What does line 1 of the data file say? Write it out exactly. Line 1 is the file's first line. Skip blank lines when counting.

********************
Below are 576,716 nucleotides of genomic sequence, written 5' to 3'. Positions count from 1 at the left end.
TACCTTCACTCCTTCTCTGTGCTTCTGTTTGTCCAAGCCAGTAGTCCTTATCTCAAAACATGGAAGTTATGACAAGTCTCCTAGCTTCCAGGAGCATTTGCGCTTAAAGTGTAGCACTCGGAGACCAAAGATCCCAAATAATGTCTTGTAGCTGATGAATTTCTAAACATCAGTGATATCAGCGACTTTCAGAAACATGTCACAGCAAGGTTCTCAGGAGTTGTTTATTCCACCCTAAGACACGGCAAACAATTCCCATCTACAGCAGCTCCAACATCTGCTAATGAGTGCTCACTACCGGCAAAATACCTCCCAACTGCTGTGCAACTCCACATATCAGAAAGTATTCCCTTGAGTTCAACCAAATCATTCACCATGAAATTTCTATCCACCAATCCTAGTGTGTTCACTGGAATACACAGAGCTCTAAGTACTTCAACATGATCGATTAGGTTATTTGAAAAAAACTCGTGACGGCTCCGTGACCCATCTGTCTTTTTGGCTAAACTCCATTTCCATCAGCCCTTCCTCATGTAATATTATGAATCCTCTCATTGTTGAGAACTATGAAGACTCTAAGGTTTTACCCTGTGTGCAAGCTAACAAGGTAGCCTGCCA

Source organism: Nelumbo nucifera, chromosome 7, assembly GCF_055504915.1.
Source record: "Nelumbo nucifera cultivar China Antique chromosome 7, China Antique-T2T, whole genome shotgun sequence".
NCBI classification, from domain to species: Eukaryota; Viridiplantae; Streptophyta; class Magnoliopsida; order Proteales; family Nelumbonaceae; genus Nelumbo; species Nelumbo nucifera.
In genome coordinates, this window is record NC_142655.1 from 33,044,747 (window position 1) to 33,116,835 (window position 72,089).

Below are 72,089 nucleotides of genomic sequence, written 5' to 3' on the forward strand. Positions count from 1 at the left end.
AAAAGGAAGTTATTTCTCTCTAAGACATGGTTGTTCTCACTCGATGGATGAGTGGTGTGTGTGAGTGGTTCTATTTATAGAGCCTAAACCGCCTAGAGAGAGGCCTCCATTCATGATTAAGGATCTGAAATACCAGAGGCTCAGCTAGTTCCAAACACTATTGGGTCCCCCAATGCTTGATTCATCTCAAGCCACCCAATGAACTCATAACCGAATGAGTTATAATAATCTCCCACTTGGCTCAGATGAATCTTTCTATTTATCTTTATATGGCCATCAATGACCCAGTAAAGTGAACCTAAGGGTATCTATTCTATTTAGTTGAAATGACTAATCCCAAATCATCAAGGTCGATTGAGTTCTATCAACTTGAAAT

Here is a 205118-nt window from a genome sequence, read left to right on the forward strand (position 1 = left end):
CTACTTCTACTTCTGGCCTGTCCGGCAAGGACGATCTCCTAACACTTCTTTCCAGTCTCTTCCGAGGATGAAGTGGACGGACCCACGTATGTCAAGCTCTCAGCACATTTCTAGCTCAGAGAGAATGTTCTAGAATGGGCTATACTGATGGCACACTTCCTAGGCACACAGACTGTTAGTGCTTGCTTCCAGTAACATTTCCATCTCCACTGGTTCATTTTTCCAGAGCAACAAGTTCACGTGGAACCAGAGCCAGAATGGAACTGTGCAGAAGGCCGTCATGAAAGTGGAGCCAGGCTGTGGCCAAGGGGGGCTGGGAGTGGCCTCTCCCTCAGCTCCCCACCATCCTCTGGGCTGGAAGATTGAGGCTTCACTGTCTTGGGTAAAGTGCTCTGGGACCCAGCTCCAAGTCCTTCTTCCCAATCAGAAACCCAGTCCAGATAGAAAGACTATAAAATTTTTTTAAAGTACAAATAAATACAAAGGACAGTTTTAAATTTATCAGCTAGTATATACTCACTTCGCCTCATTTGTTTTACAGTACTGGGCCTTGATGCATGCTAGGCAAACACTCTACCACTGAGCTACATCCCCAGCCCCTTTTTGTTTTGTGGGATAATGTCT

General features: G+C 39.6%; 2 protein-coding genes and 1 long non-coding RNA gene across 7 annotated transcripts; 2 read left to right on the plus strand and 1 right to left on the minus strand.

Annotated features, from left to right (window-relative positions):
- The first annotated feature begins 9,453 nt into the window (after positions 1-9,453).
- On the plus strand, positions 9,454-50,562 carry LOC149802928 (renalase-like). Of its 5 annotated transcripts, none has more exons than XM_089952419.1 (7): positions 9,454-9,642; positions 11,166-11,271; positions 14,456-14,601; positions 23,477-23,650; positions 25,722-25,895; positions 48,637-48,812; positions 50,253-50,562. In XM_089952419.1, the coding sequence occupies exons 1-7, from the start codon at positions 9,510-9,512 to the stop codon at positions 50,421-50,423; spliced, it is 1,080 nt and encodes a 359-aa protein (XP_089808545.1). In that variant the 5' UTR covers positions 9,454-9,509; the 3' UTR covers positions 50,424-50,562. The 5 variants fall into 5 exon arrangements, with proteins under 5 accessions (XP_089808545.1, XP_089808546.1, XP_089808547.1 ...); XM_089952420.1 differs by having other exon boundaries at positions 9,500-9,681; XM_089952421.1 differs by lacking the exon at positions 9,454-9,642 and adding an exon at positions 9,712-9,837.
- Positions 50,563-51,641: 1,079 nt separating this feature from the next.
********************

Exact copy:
Below are 576,716 nucleotides of genomic sequence, written 5' to 3'. Positions count from 1 at the left end.